• Aaron Kushner

    Interesting discussion.

    Our policies were and are created after thoughtful deliberation. The newspaper industry as been wrestling with these issues for decades- as shown by the example of the court case referenced in this discussion.

    If helpful, a few additions:

    First, we are aware of the NYT v Sullivan case, and the ad that was rejected would likely have qualified under the “actual malice” standard. We weren’t reading NYT v Sullivan in making this decision, but if we had accepted the ad that we rejected, we would have been potentially opening ourselves to issues, though the bar is clearly quite high purposefully to protect a newspaper’s ability to publish (not an individual advertiser, it is worth noting).

    Second, for those unfamiliar with Anaheim politics, SaveAnaheim is neither poor nor grassroots. Though neither of those factors influence our review of advertising, SaveAnaheim does not lack for means or outlets to exercise its political force in Anaheim.

    Third, we accepted an ad from SaveAnaheim that did not have malice in personally attacking individuals.

    Fourth, this particular set of ads (accepted and rejected) was an interesting case study for us as we actually editorialized on the side of the issue that SaveAnaheim was advertising, so both internally and externally no one could say that we were evaluating the ads based on the underlying political issue.

  • Maggie McFee

    What has the First Amendment to do with this? The First Amendment does not apply to the dealings of individuals, business or corporations. It applies to government and the laws it creates regarding its citizens. The first word makes this perfectly clear. “Congress…”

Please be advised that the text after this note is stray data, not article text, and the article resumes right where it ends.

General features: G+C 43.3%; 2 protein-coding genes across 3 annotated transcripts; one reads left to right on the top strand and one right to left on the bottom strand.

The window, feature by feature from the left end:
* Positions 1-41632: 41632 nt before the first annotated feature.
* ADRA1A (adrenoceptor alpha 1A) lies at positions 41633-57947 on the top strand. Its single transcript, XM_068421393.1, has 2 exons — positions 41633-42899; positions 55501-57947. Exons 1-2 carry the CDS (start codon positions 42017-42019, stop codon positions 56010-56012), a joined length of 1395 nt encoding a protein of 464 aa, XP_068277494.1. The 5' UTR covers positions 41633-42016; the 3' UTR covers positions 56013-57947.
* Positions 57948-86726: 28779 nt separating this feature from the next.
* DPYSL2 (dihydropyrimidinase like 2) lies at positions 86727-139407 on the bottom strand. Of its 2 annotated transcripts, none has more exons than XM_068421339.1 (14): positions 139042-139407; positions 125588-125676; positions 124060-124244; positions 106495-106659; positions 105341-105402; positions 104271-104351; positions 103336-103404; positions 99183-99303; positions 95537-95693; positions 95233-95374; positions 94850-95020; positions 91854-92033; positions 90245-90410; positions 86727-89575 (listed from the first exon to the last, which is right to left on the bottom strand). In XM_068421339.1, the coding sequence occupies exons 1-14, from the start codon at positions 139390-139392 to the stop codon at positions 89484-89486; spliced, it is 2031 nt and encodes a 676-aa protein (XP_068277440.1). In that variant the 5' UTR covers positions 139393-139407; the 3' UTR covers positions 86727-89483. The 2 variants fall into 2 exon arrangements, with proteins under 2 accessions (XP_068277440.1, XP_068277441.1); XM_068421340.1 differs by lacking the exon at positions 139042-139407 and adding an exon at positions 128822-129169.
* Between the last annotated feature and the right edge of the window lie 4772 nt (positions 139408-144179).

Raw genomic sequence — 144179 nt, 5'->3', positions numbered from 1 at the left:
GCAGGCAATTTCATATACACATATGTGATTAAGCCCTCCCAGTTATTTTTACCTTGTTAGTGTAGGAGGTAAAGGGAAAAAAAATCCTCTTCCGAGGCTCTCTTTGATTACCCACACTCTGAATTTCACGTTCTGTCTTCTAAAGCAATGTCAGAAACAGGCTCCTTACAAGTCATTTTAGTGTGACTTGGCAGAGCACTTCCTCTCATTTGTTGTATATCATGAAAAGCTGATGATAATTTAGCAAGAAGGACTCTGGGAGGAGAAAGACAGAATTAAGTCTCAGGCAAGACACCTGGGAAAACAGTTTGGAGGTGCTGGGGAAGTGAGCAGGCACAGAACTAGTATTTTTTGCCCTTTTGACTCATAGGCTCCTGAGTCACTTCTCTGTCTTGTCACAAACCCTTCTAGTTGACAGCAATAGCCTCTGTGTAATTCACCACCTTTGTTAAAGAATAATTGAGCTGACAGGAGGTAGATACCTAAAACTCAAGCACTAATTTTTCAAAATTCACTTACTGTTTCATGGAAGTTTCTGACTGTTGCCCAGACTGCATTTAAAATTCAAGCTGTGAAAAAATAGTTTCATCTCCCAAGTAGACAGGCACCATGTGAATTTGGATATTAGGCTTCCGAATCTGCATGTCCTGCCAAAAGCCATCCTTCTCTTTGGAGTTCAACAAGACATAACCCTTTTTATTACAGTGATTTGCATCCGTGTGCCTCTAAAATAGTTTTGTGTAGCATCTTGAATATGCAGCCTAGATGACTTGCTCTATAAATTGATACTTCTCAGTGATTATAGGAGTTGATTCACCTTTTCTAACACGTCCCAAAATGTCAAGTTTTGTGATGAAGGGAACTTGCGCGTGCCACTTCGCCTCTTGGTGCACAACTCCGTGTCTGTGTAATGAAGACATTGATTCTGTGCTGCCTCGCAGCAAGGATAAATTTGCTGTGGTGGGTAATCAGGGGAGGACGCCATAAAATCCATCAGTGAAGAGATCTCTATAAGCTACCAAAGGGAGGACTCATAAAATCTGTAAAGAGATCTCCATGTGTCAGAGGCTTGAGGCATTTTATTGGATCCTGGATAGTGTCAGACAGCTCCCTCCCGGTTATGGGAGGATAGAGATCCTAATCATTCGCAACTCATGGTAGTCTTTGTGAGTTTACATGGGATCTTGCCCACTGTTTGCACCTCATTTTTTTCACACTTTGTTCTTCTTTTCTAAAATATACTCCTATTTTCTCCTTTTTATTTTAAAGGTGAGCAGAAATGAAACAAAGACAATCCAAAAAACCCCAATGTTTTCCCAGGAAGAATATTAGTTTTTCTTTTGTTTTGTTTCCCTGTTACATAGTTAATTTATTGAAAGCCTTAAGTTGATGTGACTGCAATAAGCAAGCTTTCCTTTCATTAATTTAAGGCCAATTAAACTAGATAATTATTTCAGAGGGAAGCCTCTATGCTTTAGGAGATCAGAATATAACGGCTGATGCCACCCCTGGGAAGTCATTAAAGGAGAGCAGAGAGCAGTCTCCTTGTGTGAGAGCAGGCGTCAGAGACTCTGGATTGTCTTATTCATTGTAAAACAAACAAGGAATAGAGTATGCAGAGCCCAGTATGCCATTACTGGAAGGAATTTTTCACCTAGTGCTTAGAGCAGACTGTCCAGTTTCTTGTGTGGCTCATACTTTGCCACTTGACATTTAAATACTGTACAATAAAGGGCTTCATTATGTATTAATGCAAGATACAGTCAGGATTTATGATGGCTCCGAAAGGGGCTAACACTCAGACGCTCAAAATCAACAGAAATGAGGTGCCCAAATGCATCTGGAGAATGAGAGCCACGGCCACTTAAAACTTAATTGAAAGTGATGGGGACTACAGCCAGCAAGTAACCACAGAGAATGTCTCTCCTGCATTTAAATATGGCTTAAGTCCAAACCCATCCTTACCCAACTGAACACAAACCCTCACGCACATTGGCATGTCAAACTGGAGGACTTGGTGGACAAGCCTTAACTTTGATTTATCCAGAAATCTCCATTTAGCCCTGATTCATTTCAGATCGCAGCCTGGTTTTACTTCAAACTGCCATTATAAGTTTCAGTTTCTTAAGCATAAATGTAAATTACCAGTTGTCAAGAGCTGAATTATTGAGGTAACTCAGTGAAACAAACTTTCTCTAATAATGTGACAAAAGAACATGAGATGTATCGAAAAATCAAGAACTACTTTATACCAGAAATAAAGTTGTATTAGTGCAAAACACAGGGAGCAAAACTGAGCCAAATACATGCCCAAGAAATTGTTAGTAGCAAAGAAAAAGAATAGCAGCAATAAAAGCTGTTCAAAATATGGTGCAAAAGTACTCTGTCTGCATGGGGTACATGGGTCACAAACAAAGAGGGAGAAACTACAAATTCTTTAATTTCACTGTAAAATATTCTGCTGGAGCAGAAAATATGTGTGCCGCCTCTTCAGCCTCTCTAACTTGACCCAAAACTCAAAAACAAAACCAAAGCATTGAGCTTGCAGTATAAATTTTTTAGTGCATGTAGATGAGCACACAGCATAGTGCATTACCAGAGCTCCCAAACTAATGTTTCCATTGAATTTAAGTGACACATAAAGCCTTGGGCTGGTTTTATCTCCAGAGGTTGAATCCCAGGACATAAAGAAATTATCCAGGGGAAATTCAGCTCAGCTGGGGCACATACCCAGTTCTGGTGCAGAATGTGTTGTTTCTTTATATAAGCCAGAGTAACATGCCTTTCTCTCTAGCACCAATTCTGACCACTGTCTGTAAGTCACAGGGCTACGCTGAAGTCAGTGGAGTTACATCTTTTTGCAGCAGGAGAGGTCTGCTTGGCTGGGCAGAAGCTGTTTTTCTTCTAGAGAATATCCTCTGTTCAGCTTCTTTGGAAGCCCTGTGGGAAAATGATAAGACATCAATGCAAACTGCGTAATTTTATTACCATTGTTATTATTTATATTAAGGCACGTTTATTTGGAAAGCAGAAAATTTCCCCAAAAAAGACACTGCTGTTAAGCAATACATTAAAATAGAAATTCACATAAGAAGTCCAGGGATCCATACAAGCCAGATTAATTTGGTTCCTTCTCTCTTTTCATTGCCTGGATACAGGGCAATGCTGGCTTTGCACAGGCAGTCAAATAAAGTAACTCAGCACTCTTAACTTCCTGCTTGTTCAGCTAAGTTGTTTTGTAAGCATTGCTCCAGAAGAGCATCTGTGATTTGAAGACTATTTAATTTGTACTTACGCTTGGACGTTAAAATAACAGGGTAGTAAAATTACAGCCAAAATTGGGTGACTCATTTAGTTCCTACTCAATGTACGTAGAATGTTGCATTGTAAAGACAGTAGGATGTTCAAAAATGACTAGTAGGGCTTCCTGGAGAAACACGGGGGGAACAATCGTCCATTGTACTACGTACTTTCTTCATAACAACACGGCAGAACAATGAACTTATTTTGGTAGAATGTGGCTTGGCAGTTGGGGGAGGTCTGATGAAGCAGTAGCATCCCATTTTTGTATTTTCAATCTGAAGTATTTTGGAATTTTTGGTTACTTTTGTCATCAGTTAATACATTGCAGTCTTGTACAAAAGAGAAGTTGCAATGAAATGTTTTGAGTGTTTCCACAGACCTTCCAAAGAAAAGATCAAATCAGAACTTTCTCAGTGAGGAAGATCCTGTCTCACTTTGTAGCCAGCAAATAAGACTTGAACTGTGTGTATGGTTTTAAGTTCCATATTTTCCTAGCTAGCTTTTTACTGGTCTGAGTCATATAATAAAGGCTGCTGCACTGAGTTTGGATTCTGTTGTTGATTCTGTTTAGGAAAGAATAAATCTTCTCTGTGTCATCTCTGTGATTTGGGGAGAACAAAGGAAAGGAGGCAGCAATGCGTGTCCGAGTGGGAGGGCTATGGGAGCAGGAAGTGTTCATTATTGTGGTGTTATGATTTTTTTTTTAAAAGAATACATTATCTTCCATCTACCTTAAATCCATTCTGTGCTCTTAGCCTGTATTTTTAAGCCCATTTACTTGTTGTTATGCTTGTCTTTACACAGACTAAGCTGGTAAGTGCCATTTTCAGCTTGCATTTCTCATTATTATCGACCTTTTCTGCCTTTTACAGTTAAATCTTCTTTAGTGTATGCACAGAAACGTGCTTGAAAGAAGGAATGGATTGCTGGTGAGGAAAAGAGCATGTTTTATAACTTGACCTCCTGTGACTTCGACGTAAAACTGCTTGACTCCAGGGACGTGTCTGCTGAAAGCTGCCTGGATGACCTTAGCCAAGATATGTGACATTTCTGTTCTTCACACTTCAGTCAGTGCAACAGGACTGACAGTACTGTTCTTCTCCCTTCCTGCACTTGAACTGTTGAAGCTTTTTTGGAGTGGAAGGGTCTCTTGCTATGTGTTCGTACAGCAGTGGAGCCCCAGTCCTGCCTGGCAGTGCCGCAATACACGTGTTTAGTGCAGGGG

In fact, it is that amendment that explicitly protects Mr. Kushner’s right to do everything that you remark on. I don’t know enough about the Aaron Kushner to comment on what he’s done and whether it makes him good or bad, but I do know enough about the Constitution (and misplaced hyperbole) to know that it has no relevance or place in this discussion.

    That might be something for Brandeis to teach as well because this glaring misconception seems to have insinuated itself far up the educational ladder instead of being eradicated in middle school.

    • Maggie McFee

      PS – See also Supreme Court case Miami Herald Publishing Co. v. Tornillo for those who still think newspapers are inversely beholden to the First Amendment.

  • King Lane

    The Globe also needs writers who abstain from convoluted run on sentences. Ms. McNamara’s piece is rife with them. And she’s a Brandeis journalism professor?

  • J__o__h__n

    I don’t see how refusing to run paid political ads is a free speech issue. Doesn’t the Globe have the right to refuse an ad from anti-choice extremists, holocaust deniers, the KKK, etc? If he told the newsroom they couldn’t cover the story that would be a problem.